After watching a historic climb in home sales prices coming out of the COVID-19 pandemic of 2020, many pundits have expressed concerns we’re headed for another recession similar to that inspired by the housing market crash of 2008. When coronavirus cases rose in early 2020, home sales dwindled to a trickle, and the housing market took an abrupt, if short-lived, nosedive.
But as COVID vaccines and federal stimulus money rolled out, home sales prices started rising sharply in response to pent-up pandemic demand. Many Americans started asking, “When is the housing market going to crash again?” But are we really in for another Great Recession? Probably not, and here’s why:
1) Lifestyle changes triggered today’s property purchases
When the coronavirus pandemic forced us to social distance and work remotely, many renters or homeowners chose to change their living arrangements—upgrading from shoebox apartments or purchasing larger homes for more family living space. These are different circumstances than the 2008 collapse when irresponsible financial institutions extended deceitful loans to ill-equipped, unsuitable borrowers, many of whom had no chance of being able to pay back variable interest rate loans once their payments ballooned.
2) Lending institutions are more selective
Unlike today’s pandemic-infused demand, the 2008 crisis centered around banks initiating mortgages and selling them to investors as mortgage-backed securities. This eliminated the lending institution’s risk by placing it all on investors, who could profit greatly if borrowers kept payments current. (However, many borrowers couldn’t.) By selling mortgages, banks were able to issue even more loans, adding to an already volatile lending climate. Toss in the proliferation of adjustable mortgage rate lending, and disaster was imminent.
Today, adjustable-rate mortgage lending is far less prevalent, and interest rates are much lower. Plus, current lending practices are more conservative, which has made mortgage-credit availability significantly lower post-pandemic than we saw in the years leading up to the 2008 housing crash.
3) Today’s home price rises are more organic
While current home sales have been spurred by the pandemic, in part, many are a result of timing and circumstance. Growing families are hunting for bigger homes in a post-pandemic market where would-be sellers are hesitant to part with their property due to health risks or the concern of finding a new home. Moreover, many builders have only recently resumed new construction after hitting pause in the wake of COVID lockdowns. That means there is limited new housing inventory to help meet buyer demand.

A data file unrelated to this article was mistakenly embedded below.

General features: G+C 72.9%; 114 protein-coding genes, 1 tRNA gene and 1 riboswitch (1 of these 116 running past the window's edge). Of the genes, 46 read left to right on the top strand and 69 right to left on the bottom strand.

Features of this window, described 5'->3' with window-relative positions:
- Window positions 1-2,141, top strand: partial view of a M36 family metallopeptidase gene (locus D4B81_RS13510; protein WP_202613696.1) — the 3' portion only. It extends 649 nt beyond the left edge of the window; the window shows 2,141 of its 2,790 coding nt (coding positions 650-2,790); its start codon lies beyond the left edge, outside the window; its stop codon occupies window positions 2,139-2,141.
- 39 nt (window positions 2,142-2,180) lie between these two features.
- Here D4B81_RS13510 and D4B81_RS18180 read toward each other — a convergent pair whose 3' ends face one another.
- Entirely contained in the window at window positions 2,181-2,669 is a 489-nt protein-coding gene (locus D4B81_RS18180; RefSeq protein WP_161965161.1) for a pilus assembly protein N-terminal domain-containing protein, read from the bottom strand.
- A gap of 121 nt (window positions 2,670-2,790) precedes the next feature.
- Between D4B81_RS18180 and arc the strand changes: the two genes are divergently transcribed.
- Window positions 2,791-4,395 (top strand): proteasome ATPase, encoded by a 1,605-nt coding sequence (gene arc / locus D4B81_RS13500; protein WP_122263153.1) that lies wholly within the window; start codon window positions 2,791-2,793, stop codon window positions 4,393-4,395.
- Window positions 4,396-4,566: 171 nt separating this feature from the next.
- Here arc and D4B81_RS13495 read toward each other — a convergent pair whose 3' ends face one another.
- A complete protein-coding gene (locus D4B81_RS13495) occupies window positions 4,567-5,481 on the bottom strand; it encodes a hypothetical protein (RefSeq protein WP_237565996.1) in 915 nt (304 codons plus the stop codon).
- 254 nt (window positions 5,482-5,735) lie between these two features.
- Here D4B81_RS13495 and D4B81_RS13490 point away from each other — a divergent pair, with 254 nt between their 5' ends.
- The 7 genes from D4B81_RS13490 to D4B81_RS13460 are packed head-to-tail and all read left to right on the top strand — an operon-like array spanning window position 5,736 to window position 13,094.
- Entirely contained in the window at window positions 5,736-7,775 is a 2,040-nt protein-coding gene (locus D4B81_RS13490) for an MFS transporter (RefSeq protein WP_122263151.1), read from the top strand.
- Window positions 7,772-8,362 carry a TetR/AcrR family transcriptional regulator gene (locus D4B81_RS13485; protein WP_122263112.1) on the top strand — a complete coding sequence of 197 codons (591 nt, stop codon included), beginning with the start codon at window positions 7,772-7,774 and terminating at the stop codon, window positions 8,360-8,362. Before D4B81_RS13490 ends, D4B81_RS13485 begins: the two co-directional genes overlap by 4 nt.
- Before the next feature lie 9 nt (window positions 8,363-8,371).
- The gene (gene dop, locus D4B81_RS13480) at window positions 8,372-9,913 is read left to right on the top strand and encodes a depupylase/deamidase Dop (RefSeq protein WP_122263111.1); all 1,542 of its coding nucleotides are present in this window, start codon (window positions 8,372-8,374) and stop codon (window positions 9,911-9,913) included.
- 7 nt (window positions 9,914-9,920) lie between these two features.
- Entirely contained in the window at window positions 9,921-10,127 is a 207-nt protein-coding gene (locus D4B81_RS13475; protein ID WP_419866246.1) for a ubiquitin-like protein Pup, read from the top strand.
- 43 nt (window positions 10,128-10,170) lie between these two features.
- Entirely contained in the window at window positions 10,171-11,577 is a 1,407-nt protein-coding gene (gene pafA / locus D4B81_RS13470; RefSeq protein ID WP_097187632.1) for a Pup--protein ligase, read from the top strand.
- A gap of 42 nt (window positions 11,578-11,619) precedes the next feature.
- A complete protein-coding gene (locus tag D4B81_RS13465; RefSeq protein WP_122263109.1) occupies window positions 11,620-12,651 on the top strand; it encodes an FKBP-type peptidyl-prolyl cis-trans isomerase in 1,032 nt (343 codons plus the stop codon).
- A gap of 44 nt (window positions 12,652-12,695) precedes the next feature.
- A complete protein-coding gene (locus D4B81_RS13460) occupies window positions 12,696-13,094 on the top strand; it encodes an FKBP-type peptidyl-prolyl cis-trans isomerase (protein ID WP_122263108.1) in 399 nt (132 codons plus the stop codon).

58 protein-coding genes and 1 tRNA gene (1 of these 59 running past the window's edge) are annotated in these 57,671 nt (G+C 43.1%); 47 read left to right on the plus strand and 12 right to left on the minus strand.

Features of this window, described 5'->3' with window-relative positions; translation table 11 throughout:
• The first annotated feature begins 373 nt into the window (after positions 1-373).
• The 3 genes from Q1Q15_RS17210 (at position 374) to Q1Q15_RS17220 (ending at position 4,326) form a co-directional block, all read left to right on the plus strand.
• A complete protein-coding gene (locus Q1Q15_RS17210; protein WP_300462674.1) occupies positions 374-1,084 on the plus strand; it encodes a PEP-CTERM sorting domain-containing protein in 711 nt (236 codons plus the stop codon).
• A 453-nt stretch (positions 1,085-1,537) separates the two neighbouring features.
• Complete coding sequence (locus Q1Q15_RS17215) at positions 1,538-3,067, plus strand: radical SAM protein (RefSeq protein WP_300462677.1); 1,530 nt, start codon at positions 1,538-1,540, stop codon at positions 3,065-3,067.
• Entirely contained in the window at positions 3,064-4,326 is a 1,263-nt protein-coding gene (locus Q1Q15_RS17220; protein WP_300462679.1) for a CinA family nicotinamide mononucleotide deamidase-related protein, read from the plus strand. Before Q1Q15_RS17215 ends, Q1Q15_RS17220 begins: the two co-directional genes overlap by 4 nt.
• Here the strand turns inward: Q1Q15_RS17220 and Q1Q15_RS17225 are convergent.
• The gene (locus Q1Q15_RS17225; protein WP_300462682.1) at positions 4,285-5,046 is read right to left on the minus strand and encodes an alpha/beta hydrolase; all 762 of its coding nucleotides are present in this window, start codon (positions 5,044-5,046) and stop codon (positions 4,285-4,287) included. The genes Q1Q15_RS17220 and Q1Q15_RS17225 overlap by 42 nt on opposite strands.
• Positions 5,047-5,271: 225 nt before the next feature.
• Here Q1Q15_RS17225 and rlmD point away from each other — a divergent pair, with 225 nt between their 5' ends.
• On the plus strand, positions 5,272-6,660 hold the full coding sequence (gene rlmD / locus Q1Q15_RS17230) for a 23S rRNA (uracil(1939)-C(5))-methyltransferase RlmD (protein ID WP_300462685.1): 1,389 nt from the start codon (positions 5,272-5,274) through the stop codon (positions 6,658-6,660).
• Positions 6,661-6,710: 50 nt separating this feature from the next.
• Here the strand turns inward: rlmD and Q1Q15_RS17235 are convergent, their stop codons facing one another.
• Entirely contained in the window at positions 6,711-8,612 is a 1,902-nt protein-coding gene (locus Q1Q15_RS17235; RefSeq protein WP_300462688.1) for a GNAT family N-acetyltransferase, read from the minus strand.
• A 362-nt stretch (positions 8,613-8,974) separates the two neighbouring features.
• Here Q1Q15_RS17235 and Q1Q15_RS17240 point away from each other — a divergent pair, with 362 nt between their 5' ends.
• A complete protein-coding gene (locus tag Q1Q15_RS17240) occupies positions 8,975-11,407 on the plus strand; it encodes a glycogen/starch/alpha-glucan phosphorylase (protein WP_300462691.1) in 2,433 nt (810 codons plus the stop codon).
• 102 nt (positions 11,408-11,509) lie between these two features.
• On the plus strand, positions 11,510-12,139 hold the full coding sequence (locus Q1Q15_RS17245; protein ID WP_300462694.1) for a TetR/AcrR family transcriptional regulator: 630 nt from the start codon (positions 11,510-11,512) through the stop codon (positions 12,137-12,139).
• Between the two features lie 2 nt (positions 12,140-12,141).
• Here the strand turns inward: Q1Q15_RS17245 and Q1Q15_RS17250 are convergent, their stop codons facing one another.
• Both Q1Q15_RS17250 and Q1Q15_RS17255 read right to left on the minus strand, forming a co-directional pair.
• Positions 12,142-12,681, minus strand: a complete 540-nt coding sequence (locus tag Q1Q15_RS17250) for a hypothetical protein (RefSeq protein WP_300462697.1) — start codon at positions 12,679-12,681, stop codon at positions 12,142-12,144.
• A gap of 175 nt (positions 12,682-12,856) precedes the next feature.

4) Most current homeowners have healthy equity
While there is concern about COVID-19 mortgage forbearance and potential foreclosures saturating the market, the risks are mostly confined to Federal Housing Administration (FHA)-backed loans where homeowners have little to no equity in their homes due to no to low down payment requirements on those loans. Most homeowners who have experienced pandemic-related financial difficulties have been building up healthy home equity through conventional mortgage loans. Given the high-demand for nationwide housing, they can likely sell their homes—for a profit in some cases—and return to renting if need be.
5) Interest rates are fairly stable
According to J.P. Morgan Research, typically a 100 basis-point decline in mortgage rates is associated with a 10 percent uptick in property sales. Though the forbearance issue represents a potential threat to the housing market, experts say home price growth is likely to slow when mortgage rates start climbing again. This should help normalize the current housing mania by pushing some potential buyers out of the market while allowing others an opening.
Most housing experts expect a slight rate rise this year, and current interest rates have already stabilized after early 2020 record lows.
If purchasing a home is in your future, contact an OVM Financial loan officer near you or apply online. Our in-house experts will help you determine if now is a safe time for you to buy and develop a sound payment plan for your future.